"Tell them what you are going to tell them, tell them, then tell them what you told them.”

This was developed by the master of rhetoric himself, Aristotle, and is referred as a Aristotelian “triptych”. Simple, direct and memorable, it is a handy method to employ whenever you need to make a presentation, long or short, that you want people to remember. It is especially helpful for those in authority who need to build a case for their ideas as well as themselves.

I am 62 and the first time I heard this was within the past couple of months. Go figure…

Now that i have researched this, I see pros and cons. Some believe people need to hear things several (three) times at least before it sinks in. Other believe it is a very boring speech if you are repeating yourself three times.

Being an entrepreneur and having a brick & mortar business I was not in the know. We were not a small business by any means and yet we did not have board meetings nor did we speak to large groups.

I have inherently known you need to tell people about three times how, what, where, when and why in order for it to be heard and understood. You also have to know how the person learns in order for the hearing to take place. People learn by doing, hearing, watching…

So….. when you are “telling, telling, telling” you have to be creative. Make it an “experience” as you are doing the telling.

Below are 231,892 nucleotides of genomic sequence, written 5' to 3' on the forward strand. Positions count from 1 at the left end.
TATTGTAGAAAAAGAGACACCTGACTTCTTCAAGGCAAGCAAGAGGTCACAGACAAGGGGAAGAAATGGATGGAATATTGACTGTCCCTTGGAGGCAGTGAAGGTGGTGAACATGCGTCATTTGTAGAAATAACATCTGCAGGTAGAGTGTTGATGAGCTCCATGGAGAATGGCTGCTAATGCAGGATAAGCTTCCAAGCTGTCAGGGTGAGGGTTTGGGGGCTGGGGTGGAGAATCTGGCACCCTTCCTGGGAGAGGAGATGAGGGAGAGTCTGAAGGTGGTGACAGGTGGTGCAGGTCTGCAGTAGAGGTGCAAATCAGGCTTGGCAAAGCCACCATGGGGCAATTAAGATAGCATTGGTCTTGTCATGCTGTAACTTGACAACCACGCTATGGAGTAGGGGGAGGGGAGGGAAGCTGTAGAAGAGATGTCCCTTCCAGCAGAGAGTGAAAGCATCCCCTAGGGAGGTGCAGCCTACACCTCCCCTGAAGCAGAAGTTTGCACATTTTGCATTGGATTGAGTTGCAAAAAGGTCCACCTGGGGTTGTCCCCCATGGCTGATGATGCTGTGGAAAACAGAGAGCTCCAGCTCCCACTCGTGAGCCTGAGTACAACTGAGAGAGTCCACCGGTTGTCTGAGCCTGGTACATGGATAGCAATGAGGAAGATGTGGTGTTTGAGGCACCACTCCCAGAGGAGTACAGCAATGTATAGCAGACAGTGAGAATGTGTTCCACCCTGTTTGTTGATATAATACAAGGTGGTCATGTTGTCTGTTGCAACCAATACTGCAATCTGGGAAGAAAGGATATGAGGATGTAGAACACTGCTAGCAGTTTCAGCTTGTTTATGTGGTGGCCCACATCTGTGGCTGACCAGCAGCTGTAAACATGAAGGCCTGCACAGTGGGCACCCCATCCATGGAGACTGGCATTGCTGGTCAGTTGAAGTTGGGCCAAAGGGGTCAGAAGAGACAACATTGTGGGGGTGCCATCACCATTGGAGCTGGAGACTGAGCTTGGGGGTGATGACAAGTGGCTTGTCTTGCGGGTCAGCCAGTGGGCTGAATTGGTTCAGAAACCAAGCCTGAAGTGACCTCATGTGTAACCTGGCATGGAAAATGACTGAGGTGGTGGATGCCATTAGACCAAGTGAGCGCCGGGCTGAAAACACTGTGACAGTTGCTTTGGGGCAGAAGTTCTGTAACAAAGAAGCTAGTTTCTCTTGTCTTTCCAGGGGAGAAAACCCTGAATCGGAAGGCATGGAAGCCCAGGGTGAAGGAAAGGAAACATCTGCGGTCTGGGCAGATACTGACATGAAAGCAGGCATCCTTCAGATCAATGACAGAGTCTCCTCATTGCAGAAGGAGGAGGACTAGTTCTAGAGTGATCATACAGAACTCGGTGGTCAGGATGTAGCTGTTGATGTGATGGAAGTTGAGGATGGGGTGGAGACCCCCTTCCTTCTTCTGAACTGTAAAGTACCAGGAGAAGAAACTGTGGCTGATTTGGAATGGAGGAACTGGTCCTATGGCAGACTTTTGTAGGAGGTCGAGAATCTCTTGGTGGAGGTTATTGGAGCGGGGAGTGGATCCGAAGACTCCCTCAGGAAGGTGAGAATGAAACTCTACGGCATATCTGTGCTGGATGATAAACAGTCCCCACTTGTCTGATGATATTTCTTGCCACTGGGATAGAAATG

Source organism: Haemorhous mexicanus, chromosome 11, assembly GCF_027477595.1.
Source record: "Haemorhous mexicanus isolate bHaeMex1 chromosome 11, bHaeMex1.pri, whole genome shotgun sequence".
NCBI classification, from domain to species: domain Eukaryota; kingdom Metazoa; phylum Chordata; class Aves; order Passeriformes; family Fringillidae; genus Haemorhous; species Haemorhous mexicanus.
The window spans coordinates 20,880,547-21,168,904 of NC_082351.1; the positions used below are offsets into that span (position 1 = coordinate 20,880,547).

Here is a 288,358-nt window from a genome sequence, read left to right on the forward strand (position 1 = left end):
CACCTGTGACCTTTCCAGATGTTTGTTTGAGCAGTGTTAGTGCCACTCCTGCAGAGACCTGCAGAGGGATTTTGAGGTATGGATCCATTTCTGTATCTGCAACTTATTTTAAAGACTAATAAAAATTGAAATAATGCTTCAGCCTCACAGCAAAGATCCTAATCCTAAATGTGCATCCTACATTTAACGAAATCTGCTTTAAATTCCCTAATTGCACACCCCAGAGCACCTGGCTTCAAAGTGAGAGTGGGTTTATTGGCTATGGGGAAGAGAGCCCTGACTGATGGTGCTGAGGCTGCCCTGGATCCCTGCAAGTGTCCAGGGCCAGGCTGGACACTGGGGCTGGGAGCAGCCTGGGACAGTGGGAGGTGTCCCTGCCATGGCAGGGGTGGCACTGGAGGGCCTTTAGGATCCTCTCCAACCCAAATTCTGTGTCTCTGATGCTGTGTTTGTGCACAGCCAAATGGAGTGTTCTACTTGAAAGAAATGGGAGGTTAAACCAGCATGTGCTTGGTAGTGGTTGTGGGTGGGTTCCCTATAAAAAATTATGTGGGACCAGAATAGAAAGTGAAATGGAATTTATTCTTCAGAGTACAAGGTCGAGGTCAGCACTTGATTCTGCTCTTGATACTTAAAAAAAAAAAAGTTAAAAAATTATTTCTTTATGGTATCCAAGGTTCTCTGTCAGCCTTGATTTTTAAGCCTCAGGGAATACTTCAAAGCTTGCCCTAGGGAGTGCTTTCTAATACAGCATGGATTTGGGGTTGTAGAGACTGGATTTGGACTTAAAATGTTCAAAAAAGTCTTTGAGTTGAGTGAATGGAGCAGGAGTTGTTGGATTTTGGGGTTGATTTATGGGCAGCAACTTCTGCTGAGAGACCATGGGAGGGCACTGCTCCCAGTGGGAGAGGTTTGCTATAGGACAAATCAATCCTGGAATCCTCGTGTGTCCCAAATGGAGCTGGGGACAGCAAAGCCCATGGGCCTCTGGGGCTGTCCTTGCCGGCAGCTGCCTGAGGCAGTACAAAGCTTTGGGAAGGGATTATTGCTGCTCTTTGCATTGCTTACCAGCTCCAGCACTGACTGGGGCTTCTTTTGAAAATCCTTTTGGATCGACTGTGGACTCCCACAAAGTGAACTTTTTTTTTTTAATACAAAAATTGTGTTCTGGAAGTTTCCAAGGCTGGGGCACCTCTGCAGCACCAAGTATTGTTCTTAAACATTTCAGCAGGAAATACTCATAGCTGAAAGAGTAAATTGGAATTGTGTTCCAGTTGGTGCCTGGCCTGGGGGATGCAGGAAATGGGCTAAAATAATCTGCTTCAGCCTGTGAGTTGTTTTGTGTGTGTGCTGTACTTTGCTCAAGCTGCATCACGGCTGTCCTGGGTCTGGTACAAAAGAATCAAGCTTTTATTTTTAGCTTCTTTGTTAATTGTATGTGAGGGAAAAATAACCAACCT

Tell the Audience what you are going to say . . .

Frame your topic in terms of the audience’s need and tell them where you’ll be going together. The adventure, the experience, the big picture.

Just Say It . . .Tell your story

Next, tell your story, using examples, comparisons, your own experiences or someone else’s, use visuals, body language, any aspect that will help you illustrate your points and start your audience on the journey. You are engaging them, delving into the story you promised them in the beginning.

Tell them what you’ve just said . . .

Standard advice is to recap what you have just said. It is great advice however doing it with different words, in a new and exciting way, keeps interest and you will not lose your audience.

But you must do something more: you need to end vividly and memorably. Doing this will ensure your presentation will be memorable.

Remember. . .

People are not “buying” anything other than the “experience”.

If you are presenting an opportunity for purchase they are also buying “You”.

BE authentic, smile, engage and have a great adventure!

Enter your text here...





aristotle, authentic, opportunity, sue hass, tell them

You may also like

{"email":"Email address invalid","url":"Website address invalid","required":"Required field missing"}

Subscribe to our newsletter now!